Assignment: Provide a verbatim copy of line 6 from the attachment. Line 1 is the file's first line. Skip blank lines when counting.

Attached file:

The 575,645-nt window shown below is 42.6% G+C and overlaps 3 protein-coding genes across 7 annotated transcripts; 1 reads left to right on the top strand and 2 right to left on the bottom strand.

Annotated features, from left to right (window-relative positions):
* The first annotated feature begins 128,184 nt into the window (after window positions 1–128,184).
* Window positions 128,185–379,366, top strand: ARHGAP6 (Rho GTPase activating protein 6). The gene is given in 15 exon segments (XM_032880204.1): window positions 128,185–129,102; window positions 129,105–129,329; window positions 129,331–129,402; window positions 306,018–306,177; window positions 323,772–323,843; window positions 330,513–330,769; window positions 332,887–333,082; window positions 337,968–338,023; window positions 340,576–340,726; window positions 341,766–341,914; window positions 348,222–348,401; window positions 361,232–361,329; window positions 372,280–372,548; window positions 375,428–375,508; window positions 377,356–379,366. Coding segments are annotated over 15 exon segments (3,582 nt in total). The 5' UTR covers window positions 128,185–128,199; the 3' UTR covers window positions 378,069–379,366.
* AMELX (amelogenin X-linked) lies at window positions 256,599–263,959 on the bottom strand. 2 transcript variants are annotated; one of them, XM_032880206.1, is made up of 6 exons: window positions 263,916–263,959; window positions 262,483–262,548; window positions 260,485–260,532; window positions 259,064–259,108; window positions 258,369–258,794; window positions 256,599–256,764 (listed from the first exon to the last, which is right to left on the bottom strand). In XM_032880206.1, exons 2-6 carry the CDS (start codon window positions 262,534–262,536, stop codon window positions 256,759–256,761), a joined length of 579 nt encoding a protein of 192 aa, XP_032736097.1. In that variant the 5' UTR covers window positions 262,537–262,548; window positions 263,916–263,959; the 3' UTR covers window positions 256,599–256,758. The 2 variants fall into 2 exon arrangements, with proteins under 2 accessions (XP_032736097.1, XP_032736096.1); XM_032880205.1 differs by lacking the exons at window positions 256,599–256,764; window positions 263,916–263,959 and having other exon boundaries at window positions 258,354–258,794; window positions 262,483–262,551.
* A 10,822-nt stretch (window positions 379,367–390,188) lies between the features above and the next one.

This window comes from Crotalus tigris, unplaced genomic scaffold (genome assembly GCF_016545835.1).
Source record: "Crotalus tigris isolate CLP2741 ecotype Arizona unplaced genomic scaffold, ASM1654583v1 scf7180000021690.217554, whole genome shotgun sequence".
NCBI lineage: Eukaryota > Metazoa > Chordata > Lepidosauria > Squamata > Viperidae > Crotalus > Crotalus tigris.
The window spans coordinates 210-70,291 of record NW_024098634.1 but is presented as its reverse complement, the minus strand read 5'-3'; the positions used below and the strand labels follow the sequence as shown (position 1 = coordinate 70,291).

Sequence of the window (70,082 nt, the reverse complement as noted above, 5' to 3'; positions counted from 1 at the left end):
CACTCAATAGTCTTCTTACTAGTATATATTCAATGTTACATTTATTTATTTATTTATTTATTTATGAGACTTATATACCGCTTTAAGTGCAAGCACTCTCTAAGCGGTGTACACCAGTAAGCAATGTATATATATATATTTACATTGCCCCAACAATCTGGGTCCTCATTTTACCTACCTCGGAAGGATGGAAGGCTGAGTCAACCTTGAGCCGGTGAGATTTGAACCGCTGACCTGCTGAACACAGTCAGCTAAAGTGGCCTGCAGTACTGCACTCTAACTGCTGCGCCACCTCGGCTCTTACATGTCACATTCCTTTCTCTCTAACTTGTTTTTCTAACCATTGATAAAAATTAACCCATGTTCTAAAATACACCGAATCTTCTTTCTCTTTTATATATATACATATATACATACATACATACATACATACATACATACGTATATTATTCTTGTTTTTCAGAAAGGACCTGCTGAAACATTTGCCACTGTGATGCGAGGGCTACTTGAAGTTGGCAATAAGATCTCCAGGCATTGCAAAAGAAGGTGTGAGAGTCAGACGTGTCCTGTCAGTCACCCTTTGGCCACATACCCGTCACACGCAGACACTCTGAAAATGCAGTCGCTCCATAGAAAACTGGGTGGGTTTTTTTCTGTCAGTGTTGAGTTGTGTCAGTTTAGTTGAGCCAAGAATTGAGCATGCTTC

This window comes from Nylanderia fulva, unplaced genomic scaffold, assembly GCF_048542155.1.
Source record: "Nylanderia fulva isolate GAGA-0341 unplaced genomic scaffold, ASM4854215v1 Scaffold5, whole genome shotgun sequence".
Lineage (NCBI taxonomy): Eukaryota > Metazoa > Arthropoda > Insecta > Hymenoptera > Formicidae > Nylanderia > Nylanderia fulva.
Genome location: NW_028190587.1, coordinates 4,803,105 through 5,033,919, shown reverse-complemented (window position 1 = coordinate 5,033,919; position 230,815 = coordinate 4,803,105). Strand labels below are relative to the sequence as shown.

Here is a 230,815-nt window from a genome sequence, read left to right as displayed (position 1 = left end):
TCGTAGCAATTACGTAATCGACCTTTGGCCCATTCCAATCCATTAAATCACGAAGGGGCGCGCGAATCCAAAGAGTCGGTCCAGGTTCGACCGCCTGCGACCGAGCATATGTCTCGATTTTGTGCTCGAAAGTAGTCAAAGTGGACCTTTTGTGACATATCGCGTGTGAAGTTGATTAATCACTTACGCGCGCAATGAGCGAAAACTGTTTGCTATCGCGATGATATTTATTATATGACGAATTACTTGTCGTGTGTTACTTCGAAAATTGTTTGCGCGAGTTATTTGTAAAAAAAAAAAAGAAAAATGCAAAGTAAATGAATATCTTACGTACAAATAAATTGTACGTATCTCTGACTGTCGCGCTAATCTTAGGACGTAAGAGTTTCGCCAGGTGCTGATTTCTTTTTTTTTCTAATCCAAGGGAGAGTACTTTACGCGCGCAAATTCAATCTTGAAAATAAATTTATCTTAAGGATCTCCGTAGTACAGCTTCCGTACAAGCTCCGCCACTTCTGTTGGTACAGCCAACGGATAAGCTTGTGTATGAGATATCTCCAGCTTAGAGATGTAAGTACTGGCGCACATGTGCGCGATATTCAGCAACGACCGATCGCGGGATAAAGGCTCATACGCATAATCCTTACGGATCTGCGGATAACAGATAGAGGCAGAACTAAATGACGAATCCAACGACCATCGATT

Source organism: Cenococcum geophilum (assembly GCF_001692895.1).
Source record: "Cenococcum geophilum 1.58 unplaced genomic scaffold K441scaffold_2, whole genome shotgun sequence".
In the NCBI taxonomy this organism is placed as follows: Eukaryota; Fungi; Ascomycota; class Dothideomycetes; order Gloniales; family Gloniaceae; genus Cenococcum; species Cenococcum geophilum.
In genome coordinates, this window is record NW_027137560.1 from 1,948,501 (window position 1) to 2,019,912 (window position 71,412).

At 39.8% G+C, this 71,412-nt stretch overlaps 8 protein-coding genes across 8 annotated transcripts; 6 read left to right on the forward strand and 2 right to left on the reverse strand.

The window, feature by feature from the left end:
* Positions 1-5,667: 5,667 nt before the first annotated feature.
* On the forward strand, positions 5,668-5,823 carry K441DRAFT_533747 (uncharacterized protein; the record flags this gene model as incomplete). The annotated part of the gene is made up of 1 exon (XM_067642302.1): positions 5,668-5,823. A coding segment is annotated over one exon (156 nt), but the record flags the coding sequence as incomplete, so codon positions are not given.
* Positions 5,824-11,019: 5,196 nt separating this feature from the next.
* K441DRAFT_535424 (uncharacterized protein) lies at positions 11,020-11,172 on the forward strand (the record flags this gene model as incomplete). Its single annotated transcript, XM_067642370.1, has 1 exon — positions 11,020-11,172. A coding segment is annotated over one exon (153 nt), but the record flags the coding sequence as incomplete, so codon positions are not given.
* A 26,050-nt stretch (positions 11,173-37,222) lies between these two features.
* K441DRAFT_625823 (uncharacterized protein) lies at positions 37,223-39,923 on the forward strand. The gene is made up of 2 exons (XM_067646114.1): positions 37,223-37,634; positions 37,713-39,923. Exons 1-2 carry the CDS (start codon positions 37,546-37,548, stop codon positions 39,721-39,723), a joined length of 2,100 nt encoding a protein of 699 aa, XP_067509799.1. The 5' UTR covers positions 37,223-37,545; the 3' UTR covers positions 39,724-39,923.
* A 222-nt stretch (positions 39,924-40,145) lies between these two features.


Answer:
* A 10,822-nt stretch (window positions 379,367–390,188) lies between the features above and the next one.